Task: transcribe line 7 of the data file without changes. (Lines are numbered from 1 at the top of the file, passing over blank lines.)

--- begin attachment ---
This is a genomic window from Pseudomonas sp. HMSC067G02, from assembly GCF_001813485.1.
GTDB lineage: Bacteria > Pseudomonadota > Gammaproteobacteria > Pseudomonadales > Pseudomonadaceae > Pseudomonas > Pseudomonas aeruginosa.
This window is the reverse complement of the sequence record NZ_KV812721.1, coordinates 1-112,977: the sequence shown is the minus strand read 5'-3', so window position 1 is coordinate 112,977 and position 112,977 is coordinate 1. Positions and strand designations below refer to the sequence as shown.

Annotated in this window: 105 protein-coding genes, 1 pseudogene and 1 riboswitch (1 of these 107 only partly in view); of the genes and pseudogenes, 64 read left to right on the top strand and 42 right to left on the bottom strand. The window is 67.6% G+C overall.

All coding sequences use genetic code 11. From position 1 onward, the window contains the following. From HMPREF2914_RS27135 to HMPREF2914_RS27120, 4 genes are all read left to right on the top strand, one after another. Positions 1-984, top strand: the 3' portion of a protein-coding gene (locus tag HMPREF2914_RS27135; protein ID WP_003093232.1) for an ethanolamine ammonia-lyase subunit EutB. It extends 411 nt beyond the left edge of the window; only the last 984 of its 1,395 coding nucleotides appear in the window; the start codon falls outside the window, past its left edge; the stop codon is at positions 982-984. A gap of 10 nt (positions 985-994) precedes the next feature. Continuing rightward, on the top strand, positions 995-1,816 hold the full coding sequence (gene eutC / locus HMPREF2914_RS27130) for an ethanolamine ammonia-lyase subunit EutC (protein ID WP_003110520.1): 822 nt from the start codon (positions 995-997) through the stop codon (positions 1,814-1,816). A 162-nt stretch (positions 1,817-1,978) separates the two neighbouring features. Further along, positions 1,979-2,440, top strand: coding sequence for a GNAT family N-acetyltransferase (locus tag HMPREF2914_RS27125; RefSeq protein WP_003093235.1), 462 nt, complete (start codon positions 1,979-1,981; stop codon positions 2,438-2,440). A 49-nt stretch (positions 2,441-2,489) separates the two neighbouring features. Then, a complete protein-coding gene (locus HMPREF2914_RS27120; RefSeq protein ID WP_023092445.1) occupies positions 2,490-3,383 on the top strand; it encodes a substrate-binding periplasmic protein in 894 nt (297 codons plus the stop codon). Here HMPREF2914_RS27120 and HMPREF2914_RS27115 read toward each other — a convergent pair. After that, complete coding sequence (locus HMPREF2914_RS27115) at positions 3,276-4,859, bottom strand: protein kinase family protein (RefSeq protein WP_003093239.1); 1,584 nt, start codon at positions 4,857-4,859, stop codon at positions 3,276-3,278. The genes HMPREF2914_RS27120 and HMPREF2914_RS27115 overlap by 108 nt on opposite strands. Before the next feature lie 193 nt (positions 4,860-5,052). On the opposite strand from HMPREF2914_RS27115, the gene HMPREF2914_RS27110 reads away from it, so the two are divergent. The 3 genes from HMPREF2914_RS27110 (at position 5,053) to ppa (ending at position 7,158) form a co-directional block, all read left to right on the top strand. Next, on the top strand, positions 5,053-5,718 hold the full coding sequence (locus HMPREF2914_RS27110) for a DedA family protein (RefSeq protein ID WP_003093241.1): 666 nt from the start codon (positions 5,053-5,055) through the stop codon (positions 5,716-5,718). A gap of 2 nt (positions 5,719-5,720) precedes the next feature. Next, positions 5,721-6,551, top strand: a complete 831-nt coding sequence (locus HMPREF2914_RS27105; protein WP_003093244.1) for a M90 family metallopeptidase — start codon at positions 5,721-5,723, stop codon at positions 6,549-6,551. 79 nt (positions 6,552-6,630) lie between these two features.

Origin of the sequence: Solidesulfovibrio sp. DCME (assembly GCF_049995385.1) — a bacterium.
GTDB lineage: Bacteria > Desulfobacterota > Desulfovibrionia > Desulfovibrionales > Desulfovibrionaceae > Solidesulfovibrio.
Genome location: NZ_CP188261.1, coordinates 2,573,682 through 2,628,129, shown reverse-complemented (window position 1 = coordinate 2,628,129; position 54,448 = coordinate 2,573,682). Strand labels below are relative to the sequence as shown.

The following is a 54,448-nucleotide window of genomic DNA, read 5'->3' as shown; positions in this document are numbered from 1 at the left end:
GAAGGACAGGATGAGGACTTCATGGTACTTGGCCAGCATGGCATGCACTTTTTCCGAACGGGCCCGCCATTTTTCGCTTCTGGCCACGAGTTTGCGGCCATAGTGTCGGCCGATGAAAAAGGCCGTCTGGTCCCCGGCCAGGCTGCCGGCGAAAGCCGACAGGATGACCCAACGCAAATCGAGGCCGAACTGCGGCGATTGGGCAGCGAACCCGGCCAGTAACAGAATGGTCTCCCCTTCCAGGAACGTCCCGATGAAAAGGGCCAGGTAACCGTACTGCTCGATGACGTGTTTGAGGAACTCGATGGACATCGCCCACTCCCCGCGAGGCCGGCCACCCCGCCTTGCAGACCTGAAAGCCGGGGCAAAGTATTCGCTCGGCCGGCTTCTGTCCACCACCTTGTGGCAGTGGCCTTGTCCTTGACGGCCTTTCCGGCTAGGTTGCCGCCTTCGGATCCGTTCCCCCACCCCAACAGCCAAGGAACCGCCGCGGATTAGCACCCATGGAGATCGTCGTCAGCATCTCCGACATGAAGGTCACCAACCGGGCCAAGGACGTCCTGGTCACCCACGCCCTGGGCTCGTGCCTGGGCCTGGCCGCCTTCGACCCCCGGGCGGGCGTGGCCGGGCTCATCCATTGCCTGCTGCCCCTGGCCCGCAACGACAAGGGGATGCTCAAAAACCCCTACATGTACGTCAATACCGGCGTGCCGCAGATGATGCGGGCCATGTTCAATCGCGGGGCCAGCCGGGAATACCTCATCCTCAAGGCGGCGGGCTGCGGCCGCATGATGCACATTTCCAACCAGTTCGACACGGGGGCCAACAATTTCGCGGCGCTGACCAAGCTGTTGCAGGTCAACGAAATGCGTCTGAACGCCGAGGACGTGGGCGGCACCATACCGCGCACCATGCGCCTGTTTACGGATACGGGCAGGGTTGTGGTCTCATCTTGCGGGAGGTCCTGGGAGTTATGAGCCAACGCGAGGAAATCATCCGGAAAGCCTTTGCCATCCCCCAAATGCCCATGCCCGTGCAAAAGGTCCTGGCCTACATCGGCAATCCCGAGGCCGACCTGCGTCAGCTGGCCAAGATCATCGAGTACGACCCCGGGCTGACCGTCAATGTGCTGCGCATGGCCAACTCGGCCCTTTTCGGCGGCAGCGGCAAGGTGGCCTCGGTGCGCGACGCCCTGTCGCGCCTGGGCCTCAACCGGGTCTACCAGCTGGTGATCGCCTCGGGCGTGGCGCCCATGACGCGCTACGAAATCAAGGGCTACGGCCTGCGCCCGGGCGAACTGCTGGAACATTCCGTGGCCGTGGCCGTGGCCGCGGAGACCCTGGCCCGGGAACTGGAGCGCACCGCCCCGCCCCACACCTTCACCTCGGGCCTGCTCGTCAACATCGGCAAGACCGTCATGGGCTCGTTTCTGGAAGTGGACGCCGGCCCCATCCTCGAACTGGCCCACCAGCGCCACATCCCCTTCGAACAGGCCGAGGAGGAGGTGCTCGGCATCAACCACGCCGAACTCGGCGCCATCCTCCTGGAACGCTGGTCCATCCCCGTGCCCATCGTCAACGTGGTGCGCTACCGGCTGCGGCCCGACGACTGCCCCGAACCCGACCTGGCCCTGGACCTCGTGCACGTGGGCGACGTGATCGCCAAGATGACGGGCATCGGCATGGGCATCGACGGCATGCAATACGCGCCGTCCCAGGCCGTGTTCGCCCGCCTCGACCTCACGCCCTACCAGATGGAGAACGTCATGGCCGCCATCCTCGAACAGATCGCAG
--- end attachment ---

GTDB lineage: Bacteria > Desulfobacterota > Desulfovibrionia > Desulfovibrionales > Desulfovibrionaceae > Solidesulfovibrio.